Why Climate Change Should Matter to You

As Alaskans, the landscape and environment is extremely important to our identity, ecology and economy.

The topic of climate change has increasingly become a mainstream issue discussed not only by environmental specialists, but by everyday Americans.

As temperatures continue to rise across the globe, the change in Alaska’s weather patterns are the most significant within the United States.

The physical evidence is indisputable that Alaska’s winters are getting warmer.

In December, temperatures soared into the high thirties and low forties resulting in green grass during a time when Alaska’s winter is typically in full swing.

According to the Environmental Protection Agency, Alaska’s temperatures have risen three degrees on average within the last 60 years and will continue to rise another two to four degrees by the middle of the century.

While this increase is only by a few degrees, it has had, and will continue to have, drastic impacts.

Senior Hannah Goodrum said, “It’s important to protect the environment because the environment sustains us. If we want to continue living the lives we do with breathable air, food to eat and water to drink, then we have to protect what we can now before it gets to a point that we will be unable to recover from. None of the issues that everyone considers priorities will matter if we can’t breathe.”

Alaska’s permafrost is beginning to melt which will pose issues with Alaskan transportation and infrastructure. Major sections of highways and parts of the infrastructural system are built on permafrost and with its melting, upheavals are beginning to occur.

The melting permafrost will also shorten the months oil and gas fields can be operated on which could be bad news for the heavily energy based economy.

The warmer temperatures are also very threatening to Alaska’s ecosystems and may bring danger to commercial fishing with the proliferation of plankton in colder waters.

The perennial sea ice is melting at drastic rates which could open upon more shipping routes, but at the cost of Alaskan Native communities and arctic species.

Junior Abby Dodd is an avid environmental activist and she said, “Protecting the environment is essential to the continuation of our well being as a human society. There will be no place to call home if we continue to damage our habitat. We have to take responsibility for our actions in order to continue our existence.”

On a more cultural level, the reduced snowfall is making it difficult for winter sports to compete as well as ski resorts such as Alyeska to keep the entire mountain open.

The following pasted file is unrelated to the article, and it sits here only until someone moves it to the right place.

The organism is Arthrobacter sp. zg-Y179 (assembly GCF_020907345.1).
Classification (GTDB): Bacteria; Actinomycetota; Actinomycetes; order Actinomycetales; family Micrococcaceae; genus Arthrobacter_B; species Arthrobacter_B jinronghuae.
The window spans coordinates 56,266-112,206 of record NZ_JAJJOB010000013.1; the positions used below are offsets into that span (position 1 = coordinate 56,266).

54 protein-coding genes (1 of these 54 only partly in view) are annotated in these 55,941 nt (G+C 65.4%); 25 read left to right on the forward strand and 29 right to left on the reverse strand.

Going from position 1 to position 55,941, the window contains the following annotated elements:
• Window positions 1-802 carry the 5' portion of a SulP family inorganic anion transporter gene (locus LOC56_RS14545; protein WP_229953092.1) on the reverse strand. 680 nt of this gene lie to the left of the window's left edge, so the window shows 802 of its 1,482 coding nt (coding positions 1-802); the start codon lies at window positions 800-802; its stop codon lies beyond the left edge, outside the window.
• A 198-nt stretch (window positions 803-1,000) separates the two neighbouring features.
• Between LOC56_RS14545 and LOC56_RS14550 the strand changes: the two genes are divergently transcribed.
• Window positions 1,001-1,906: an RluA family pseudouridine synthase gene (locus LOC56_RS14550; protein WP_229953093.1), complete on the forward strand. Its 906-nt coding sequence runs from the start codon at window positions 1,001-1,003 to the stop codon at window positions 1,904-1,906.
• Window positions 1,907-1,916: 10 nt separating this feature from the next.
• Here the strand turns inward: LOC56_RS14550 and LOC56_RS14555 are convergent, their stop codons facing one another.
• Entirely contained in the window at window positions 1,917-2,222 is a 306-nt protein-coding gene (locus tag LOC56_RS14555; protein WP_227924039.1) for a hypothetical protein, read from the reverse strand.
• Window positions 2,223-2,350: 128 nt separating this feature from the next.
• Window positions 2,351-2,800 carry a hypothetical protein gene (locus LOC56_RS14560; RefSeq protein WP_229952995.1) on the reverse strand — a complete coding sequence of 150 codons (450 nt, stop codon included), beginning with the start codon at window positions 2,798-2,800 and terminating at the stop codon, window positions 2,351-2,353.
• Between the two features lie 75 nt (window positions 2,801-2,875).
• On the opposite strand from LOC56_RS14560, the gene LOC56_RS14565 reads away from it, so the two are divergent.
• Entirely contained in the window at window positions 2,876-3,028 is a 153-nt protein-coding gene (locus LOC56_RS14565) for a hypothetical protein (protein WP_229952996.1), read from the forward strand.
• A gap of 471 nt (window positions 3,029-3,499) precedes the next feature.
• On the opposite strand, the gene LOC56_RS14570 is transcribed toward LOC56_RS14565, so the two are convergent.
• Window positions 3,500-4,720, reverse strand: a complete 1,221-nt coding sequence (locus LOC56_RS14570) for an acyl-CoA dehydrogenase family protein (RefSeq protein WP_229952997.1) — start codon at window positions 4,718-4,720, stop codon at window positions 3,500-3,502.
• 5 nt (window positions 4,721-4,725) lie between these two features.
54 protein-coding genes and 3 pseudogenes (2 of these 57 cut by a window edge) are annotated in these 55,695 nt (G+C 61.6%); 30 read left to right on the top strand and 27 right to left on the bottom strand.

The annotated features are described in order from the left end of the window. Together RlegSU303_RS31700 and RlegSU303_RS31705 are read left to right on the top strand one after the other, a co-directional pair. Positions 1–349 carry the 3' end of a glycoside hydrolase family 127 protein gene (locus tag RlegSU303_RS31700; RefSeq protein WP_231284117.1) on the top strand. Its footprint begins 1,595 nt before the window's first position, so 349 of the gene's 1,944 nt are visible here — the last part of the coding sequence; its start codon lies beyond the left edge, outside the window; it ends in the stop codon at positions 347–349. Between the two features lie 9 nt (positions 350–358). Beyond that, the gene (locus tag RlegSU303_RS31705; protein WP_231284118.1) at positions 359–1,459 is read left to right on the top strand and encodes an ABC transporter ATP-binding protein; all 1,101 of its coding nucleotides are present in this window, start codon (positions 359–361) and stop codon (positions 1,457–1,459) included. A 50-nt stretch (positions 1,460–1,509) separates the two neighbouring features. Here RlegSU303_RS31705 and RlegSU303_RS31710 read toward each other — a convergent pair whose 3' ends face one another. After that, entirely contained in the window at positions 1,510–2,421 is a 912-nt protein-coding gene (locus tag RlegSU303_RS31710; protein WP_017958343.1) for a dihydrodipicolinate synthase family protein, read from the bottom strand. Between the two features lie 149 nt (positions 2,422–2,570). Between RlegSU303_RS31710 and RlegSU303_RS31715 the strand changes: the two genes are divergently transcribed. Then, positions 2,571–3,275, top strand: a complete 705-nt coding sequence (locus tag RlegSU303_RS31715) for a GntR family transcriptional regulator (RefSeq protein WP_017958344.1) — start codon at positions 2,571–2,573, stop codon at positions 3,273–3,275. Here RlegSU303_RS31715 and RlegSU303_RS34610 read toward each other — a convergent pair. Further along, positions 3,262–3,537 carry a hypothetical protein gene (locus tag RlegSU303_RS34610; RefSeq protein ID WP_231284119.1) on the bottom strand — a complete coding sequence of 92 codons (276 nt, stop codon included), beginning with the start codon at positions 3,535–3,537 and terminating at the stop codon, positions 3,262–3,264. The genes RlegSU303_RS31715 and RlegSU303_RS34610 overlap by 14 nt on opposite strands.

While it may seem like it is too late to reverse the effects of global warming, Alaskans and all Americans should be concerned with the state of our environment.

Disruptions in the delicate ecosystems can result in harmful effects for humans in addition to animals.

As evident in the raging California wildfires, climate change can pose an immediate threat to civilian settlements.

California is another state where climate change is making a notable impact with longer periods between rain falls.

Senior Erin Moody is a big supporter of environmental protection and believes that it is our duty as human beings to take care of our planet.

She said, “The future is in renewable resources. If America wants to continue to be a global power, we need to recognize this as a nation and act on it.”

Senior Aly Carney has a differing opinion about the best course of action.

She said, “Since we don’t have the technology to truly deal with it now, we should let capitalism handle itself. Let the hand guide itself and eventually we’ll develop the technology to help the environment because otherwise China is going to outcompete us.”

The modern day environmental movement began in the 1960s, 100 years after the beginning of the American Industrial Revolution.

It may be an impossible task to try and reverse the effects of over a century’s worth of environmental damage, but we can start by not making it worse.

Simply being conscious of your energy consumption and recycling are small ways that everyone can begin to make a difference.

Preserving the environment is not just an important global cause, but one that really hits home for Alaskans.